International Inuit group angry with Russia's rocket splashdown in Arctic Waters

International Inuit group angry with Russia's rocket splashdown in Arctic Waters
An international Inuit group was not informed that Russian rocket stage with highly toxic fuel is set to splash down in waters they hunt for food, as The Star reports.
Okalik Eegeesiak, the Chairman of the Inuit Circumpolar Commission, said that both the federal government and the European Space Agency did not bother to inform Inuit in Canada and Greenland about the falling debris.
“Again, we had no knowledge of this and were not included in what is happening in our areas. Our communities are hearing through the media about what is happening,” she stated.
Russian rocket, which is a repurposed Soviet-era SS-19 ballistic missile, fuelled by hydrazine, bearing a European environmental monitoring satellite launches on Wednesday. Rocket’s second stage is to fall into the waters of Baffin Bay, outside Canada’s territorial waters but within its exclusive economic zone as well as the area of the Arctic Waters Pollution Prevention Act.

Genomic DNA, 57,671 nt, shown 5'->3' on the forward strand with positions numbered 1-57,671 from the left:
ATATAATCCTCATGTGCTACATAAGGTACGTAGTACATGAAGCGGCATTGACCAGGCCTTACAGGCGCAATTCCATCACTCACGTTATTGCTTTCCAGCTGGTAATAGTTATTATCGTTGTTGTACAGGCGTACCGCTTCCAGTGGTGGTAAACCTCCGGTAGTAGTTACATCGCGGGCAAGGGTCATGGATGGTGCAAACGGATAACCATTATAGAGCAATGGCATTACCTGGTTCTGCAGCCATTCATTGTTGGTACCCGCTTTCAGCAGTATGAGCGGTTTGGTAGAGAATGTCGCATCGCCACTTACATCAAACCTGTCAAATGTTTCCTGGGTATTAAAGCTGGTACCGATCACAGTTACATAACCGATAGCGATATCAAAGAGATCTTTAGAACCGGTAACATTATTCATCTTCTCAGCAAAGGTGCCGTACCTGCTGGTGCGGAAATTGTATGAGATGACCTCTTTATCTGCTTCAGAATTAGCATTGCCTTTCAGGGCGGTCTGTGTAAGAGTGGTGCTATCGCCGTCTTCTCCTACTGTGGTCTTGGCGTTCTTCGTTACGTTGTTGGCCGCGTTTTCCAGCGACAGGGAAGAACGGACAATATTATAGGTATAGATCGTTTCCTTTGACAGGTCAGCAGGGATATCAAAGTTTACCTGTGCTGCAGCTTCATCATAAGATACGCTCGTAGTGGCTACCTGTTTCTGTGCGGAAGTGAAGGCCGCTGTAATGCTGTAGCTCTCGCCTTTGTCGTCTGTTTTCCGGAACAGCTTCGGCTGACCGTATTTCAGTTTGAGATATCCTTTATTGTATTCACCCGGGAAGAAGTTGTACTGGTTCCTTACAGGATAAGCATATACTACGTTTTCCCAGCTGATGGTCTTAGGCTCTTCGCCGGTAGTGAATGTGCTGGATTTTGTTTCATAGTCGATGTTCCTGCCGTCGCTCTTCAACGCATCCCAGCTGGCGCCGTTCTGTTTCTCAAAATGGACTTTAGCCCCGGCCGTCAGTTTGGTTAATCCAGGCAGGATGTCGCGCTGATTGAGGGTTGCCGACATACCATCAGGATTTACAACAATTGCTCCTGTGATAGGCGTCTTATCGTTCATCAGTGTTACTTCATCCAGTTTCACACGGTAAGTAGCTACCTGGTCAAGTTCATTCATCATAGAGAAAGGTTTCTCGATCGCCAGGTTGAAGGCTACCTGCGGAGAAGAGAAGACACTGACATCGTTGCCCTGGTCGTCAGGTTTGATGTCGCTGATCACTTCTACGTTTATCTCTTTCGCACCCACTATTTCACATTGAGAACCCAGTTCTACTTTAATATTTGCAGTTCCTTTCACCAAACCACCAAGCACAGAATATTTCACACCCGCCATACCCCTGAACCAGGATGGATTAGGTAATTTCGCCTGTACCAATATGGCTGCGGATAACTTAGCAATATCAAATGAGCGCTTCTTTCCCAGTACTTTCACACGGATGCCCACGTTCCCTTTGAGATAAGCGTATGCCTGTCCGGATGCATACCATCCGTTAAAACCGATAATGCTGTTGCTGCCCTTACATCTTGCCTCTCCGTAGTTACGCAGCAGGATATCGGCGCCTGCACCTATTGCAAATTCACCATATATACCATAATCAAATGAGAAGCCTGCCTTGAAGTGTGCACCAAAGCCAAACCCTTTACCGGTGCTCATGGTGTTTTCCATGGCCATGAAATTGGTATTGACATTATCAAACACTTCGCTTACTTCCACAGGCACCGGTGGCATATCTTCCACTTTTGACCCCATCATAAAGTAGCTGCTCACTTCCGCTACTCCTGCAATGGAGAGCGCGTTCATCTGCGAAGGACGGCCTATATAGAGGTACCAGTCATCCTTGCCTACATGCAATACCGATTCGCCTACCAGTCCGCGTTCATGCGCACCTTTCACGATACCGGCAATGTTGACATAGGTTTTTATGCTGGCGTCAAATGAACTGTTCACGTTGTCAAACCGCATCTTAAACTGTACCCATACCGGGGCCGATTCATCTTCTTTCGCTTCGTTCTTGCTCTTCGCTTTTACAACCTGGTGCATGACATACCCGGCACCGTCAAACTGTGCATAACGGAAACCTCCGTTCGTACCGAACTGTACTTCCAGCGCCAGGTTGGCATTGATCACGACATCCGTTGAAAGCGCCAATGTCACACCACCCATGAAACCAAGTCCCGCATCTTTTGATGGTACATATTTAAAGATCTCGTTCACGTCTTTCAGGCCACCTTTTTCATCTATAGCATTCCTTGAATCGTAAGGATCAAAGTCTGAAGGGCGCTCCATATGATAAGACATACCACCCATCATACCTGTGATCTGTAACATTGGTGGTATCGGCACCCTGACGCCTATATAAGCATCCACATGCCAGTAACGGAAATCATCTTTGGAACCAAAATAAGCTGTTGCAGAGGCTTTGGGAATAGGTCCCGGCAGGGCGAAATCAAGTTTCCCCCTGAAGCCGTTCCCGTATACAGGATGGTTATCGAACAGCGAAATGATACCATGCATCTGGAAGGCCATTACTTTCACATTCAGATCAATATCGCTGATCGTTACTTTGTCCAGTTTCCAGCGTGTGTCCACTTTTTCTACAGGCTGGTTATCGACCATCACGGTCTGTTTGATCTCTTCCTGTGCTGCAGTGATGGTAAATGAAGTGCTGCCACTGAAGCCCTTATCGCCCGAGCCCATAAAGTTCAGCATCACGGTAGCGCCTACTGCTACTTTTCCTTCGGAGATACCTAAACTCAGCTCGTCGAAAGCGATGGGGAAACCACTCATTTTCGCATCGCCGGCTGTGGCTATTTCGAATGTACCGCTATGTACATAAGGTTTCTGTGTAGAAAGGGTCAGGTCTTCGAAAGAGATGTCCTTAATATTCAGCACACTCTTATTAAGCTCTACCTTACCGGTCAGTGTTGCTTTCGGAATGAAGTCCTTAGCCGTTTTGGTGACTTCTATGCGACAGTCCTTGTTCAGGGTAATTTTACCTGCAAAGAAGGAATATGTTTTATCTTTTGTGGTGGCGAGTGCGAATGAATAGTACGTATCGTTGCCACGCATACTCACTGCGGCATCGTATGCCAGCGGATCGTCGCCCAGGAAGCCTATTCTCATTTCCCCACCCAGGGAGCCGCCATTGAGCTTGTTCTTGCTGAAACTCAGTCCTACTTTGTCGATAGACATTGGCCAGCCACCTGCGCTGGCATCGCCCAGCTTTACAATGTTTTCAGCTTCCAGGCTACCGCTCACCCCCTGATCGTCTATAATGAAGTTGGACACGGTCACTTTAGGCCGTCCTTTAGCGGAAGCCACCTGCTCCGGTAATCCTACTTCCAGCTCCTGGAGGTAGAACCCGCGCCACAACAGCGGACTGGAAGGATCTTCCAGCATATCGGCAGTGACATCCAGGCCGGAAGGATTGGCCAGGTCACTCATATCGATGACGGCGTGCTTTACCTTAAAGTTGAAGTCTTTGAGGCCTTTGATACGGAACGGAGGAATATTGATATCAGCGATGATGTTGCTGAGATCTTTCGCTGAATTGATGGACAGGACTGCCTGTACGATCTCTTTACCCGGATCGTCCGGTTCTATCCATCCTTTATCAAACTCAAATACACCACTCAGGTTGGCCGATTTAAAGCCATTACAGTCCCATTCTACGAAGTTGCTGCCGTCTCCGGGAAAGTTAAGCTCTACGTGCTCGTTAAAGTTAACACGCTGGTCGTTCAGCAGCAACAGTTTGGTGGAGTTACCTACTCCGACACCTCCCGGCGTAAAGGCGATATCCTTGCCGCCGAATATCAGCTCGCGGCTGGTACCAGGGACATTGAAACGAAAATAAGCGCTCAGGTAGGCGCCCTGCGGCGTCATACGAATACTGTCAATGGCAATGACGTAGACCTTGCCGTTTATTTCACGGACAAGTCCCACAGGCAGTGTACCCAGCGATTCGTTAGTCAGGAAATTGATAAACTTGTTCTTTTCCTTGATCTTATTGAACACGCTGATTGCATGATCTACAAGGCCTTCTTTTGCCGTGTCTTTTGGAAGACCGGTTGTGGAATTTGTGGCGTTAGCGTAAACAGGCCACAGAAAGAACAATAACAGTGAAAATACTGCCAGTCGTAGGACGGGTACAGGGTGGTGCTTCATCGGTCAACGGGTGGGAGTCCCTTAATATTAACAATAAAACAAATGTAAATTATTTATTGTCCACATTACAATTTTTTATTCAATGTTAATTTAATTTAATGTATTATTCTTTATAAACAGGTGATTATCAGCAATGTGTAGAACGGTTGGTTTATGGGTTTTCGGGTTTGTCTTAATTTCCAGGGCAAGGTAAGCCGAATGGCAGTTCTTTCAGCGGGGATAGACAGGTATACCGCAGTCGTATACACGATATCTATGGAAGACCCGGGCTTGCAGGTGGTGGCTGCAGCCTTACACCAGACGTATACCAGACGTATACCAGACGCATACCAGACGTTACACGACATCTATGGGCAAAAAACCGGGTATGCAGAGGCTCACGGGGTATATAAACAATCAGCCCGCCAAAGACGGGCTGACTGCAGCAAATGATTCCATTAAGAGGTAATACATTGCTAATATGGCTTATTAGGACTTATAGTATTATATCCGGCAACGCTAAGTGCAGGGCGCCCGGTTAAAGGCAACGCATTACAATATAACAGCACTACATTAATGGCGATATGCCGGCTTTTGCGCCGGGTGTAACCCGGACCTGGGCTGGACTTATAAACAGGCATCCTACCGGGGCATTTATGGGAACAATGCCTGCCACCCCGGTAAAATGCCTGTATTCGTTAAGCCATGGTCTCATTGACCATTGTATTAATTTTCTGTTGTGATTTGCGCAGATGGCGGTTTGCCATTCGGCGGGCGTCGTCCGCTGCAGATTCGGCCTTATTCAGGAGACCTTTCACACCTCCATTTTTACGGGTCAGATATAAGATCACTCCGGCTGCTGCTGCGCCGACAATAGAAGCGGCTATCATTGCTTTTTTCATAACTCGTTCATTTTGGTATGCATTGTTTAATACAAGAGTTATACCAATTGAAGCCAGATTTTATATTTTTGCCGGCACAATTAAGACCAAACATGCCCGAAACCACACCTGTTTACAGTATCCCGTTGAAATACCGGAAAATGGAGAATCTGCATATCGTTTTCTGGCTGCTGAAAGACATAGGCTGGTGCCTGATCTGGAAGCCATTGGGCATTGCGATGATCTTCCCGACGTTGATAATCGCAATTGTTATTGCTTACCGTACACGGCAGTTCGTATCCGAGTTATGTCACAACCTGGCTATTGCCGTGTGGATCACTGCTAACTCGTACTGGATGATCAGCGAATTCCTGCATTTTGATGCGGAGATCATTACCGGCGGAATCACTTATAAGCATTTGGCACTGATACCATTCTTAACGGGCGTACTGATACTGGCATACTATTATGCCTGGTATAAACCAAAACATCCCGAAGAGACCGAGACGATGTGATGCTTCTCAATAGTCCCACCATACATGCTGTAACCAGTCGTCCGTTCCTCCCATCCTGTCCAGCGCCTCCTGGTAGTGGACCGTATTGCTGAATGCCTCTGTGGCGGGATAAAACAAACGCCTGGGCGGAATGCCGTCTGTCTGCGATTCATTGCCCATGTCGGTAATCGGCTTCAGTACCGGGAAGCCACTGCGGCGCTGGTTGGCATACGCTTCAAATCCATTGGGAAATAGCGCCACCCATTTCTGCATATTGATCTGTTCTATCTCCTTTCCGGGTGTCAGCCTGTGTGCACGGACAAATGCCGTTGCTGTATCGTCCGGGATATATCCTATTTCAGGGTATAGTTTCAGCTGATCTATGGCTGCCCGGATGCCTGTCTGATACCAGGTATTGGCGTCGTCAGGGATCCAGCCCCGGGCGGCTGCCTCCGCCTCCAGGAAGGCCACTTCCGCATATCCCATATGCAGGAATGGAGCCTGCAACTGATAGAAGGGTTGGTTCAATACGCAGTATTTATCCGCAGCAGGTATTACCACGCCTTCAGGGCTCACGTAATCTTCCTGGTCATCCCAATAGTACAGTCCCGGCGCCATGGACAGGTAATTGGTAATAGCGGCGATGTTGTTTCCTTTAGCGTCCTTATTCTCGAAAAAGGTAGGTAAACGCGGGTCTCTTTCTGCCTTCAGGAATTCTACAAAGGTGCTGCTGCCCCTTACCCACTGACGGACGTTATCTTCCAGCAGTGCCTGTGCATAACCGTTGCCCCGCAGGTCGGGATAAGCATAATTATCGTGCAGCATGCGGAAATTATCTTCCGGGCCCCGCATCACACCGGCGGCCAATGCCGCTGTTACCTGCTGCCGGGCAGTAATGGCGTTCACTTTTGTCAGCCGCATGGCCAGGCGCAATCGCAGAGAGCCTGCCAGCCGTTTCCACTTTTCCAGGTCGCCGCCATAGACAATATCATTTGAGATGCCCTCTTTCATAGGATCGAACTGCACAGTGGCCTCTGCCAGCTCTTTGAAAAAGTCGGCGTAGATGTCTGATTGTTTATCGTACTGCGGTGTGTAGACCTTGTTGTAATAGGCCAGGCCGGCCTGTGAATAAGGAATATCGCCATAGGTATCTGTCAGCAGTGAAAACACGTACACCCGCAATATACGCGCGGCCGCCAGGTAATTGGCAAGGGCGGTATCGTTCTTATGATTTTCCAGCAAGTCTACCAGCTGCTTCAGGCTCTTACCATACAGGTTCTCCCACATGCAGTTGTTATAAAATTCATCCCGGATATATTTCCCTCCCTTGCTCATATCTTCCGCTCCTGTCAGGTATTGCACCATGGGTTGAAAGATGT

“These are leftover from the Cold War. They’re free as a result,” said Michael Byers, international law professor, describing the rockets.

According to the representatives of the agency, the fuel burns up before it hits the Earth. Eegeesiak says that the stage will fall into the North Water Polynya, which is the most productive and biodiverse place in the Arctic waters. Canada and Greenland hunt there often, as the waters are rich in whales, seals, polar bears and walrus.
“When the weather is clear, they go out for the chance of coming back with lunch and dinner. (We’ve) been very concerned about cumulative impacts these launches will have on our communities and food sources,” she said.
It was noted that there have been 11 such splashdowns over the past 15 years, which Inuit Circumpolar Commission protested. Eegeesiak said that “the Wednesday’s launch was again scheduled without letting local people know mocks federal promises of Indigenous consultation”.
“We don’t see it here,” she said. Protection of marine waters is also not evident here,” she added.
Canada as an associate member of the European Space Agency, routinely contributes more than $20 million a year to its budget. That, as to the federal documents, “allows Canada to be part of the (agency’s) decision-making process.”
“We are expressing our frustration,” said Eegeesiak, stressing that she did not see that Canada used that influence to protect Inuit interests.
The splashdown waters are so important that the Inuit from Canada and Greenland met to develop a plan for the area.
“We’d like to lead the management of the area. We’d like to work with our respective governments to push for no rocket launches into the area,” Eegeesiak stated.
The federal government did not comment on this.
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